Energy performance data everyone can understand

Over the next two years Commercial real estate professionals may be faced with adapting to a whole new way of evaluating buildings as information about building energy performance becomes readily available. While today you may not know whether a building uses 200 or 600 KWh (kilowatt hours) per meter square by 2009 it could be common knowledge.

Behind this trend is the Canada Green Building Council’s (CaGBC) initiative to restructure the (Leadership in Energy and Environmental Design) LEED program to incorporate a web-based lifecycle reporting system that will incorporate building design and performance data.  The program is to be expanded to include new and existing buildings and the information will be available to the industry. It is to be operational by January 2009.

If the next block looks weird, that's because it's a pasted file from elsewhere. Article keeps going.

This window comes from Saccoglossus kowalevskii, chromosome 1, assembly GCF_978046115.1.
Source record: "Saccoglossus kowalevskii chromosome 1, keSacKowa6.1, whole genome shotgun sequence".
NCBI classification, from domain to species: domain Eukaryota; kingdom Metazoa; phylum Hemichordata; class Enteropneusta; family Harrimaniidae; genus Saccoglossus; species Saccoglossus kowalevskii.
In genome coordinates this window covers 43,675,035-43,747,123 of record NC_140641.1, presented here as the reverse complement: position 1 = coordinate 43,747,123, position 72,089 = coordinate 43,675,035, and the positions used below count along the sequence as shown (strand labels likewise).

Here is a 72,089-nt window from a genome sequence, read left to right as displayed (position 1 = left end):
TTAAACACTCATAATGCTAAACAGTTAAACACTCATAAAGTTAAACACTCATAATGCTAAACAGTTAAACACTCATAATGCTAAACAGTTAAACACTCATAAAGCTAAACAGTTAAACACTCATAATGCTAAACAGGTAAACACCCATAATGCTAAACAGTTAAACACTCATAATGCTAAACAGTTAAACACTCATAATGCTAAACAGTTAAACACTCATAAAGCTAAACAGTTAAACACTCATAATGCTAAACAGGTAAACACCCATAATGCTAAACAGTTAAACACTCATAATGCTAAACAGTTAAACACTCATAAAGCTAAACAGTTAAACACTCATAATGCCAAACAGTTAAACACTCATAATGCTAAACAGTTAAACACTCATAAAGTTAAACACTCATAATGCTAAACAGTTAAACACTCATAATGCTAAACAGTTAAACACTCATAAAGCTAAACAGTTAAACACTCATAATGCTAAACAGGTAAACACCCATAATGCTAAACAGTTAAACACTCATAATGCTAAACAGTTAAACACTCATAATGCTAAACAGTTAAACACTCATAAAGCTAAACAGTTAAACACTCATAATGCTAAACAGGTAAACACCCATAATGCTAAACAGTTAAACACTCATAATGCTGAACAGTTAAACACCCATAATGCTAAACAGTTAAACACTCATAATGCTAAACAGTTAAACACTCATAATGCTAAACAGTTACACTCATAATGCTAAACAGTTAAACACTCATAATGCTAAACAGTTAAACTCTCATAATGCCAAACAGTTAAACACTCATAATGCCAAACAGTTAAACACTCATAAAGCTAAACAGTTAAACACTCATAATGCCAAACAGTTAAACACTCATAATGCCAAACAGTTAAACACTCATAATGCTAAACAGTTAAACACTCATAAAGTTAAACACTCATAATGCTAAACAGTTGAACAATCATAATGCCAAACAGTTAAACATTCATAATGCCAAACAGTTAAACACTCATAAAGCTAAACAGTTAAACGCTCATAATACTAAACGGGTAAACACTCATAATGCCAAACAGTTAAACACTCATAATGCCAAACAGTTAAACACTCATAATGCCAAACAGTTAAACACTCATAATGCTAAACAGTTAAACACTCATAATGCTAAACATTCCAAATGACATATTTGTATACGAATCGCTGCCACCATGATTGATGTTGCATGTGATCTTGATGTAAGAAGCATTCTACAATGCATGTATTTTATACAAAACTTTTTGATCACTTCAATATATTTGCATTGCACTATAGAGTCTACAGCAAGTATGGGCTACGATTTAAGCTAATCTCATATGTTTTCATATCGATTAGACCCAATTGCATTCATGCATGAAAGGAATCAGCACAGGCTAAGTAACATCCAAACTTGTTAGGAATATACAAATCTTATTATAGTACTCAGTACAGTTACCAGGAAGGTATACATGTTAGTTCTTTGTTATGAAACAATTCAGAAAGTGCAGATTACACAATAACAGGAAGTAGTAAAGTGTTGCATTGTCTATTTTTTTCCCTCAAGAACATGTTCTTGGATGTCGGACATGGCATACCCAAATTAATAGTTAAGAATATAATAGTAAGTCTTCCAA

In addition to availability of actual building performance data as proposed by CaGBC there is a also a plethora of simulation software for predicting building performance based on application of different energy conserving or generating technologies.  According to Green Building Simulation, an article by Jeremy Faluki on “Simulation and modeling is one of the keys to a sustainable future. Otherwise progress can only happen by trial and error, which on the architectural scale is a horribly slow process.”